Filipino… world’s budget English teacher?

Teaching English in Korea

The BBC reported on its news website that the Philippines is the world’s budget English teacher. That’s because the fees in the Philippines aren’t as high as that of the other destinations for English education. When it comes to quality, it must be one of the reasons that there are more foreign students in the country now who want to learn the language.

One of the most popular posts on my blog is about teaching Koreans the English language. Thousands of Koreans travel to the Philippines to learn English every year. During the summer and winter vacations, Korean school children are sent to the country by their parents so they could experience English immersion classes.

Not a few of online English teaching jobs in Korea are outsourced to the Philippines. Online English teaching is made through the phone or the internet. Skype is a very popular medium among freelancers, while English education companies have their own softwares. I am not exactly sure how much do Koreans pay the education companies nor do I know exactly how much these companies pay the Filipino English teacher. Do you guys know?

In Korea, Filipinos employed by phone teaching companies are paid from 30,000 per student and as much as 120,000 won. They spend ten minutes a day per student for five days a week. That’s a total of 20 ten-minute sessions per month. Filipino English teachers in hagwons or private language academies, are paid anywhere from 15,000 won to 50,000 won per hour. Unfortunately, Korean moms here are skeptical of the Filipino “accent” because of what they hear from Filipinos who are usually interviewed on TV. In short, it isn’t easy to get hired by hagwons here. One needs to prove that she (as most employers prefer female teachers) could sound “American”.

Right now, Korea isn’t importing Filipino teachers. The only Filipinos I know who can work as English teachers here are those who are immigrant spouses, students and those hired by universities as professors. Yup, there are a number of Filipino professors teaching at Korean universities ;p

23 thoughts on “Filipino… world’s budget English teacher?

  • November 13, 2012 at 9:38 am
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    To be able to have a certain American or British English accent, one student should be in an international school wherein he/she can literally communicate and have the exposure of the the real accent through his/her classmates. In school, you can only learn the right grammar and meaning, but what is accent if you can’t sustain once you’re out of school. Korean families speak their own language at home. It’s like us Filipinos learning Spanish but because English is widely used, it did not serve the purpose. Versatility counts, like us, once exposed or be in America or Europe, we can immediately adapt the accent because we know how to speak English.

    Reply
  • November 14, 2012 at 10:19 am
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    I used to work in Korean academies in Alabang. Students usually come here for summer and winter vacation to study English. A lot of my students told me that it is very expensive to study English in Korea so their parents send their kids here for it is way cheaper. I was surprised when they told me that their English teachers were paid $50 dollars per hour. In our case, we were paid Php 75- 100 per hour depending on our expertise and experience in teaching students. It’s about roughly Php 550 to Php 800 a day which was not a bad thing. You just have to be patient and caring enough to teach them. They stay here for 3 months and usually we, teachers, were the people who see them and talk to them everyday. We act like their second parents in the Philippines. 🙂

    For me, 9 months teaching these kids was a memorable one. I’ve got to have “little” friends who also taught me their Korean culture. It was also a two way learning process. 🙂

    Reply
  • November 14, 2012 at 10:28 am
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    In my case I totally understand english,. but sometimes hard to speak on this language specially when you grew up speaking pure province language…I envied people fluent in english..

    Reply
  • November 16, 2012 at 9:31 am
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    I wonder if Koreans are more interested in accent more than the ability to express themselves in the language.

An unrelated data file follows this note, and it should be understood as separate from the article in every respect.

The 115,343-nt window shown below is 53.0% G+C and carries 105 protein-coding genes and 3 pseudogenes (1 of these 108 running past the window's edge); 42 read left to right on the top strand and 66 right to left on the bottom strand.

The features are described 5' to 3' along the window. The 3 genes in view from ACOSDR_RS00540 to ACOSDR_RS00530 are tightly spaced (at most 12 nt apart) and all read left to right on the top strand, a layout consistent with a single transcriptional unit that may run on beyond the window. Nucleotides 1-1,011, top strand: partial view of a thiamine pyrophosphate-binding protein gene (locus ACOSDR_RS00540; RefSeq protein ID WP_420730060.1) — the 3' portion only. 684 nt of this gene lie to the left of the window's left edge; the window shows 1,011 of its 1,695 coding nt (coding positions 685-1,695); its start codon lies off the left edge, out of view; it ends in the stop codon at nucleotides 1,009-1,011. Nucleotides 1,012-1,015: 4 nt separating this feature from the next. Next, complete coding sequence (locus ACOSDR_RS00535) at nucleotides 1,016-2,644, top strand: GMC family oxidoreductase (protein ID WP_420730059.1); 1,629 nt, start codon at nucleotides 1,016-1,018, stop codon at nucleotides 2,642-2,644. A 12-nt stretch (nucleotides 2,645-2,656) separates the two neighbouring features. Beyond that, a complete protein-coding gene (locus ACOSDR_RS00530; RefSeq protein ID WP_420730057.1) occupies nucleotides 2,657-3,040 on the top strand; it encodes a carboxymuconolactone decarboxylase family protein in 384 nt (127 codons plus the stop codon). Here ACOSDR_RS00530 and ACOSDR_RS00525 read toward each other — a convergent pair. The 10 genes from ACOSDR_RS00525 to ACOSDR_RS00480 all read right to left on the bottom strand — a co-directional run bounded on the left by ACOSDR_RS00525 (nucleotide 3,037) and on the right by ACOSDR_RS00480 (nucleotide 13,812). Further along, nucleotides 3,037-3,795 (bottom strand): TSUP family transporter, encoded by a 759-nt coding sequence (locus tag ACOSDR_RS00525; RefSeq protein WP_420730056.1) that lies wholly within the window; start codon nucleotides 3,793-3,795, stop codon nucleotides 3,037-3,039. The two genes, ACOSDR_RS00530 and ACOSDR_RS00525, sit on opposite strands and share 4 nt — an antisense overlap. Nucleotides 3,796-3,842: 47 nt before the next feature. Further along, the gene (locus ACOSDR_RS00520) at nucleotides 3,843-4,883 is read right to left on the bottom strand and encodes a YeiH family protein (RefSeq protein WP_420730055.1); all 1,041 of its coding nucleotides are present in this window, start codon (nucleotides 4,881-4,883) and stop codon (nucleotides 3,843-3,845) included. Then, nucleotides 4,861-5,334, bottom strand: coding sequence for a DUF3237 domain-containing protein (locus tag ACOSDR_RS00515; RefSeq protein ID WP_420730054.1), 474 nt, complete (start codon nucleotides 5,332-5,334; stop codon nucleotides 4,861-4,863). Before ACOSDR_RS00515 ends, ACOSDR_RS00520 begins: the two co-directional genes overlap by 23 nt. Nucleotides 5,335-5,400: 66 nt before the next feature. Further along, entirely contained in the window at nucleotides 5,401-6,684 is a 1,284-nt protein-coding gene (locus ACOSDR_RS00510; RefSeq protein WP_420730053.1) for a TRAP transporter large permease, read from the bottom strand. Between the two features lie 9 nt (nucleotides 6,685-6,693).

From the NET boards I have seen, many NETs said that their students who went to for short trip to study English in the Philippines are able to communicate in English (regardless of the grammar) but then, that is the point of learning a language.

    If Korea just keeps hiring NETs, paying them big bucks but with slow progress on English ability, then they’re missing a big opportunity just because they are “scared” of Filipino English accent.

    Reply
  • November 19, 2012 at 12:10 pm
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    Yes guys you are really correct but, i think accent is not quite important for me, yes i can utter english words with the right accent but as long as i can state my sentences correctly without correct accent, you guys can still understand me right? Filipinos have the capability to easily adapt the way one’s language being spoken and how words being constructed, that’s us! But koreans are like just primary grades students in english language, yes we should teach them the correct accent but for me, the most important thing is to communicate well and to be understood by all. that’s only my point. don’t get me wrong. Thank you and Godbless! 🙂

    Reply
    • August 21, 2014 at 5:08 am
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      I would just like to say that accent is as important as grammar and sentence structure..It’s one of the fundamental aspects of a language. Imagine an American guy speaking grammatically fluent Filipino but with a detectable odd foreign accent. Sure, we can understand him but there are just some words that he might utter that couldn’t be understood well. Remember that the American accent is very unique and if not followed correctly it might cause some communication barriers when talking to a Native speaker. I’ve heard Filipinos talking to a Native speakers using the “filipino english” accent and let me tell you, the Native speakers kept on asking them to repeat what they said. I could understand what they were saying being a Filipino myself but to a Native speaker they just sounded odd. Trust me, accent plays a big role in communication and the very purpose of these students in learning the English language is that they want to study and work abroad and communicate with Native speakers. So to fellow teachers please do not disregard any aspect of the language, may it be accent, or grammar or spontaneity in speaking. They have the same weight of importance. Filipinos have been branded as having the “filipino english” because we are so reluctant to excel in and perfect the said American accent.Yes, Filipinos are smart, excellent, effective and passionate English teachers but we have to have neutral/American accent as well. Let’s start and change these notions about us then perhaps these ESL students will start importing Filipinos who can speak perfect English with American accents and ESL companies in the Philippines may start increasing the salary rate as well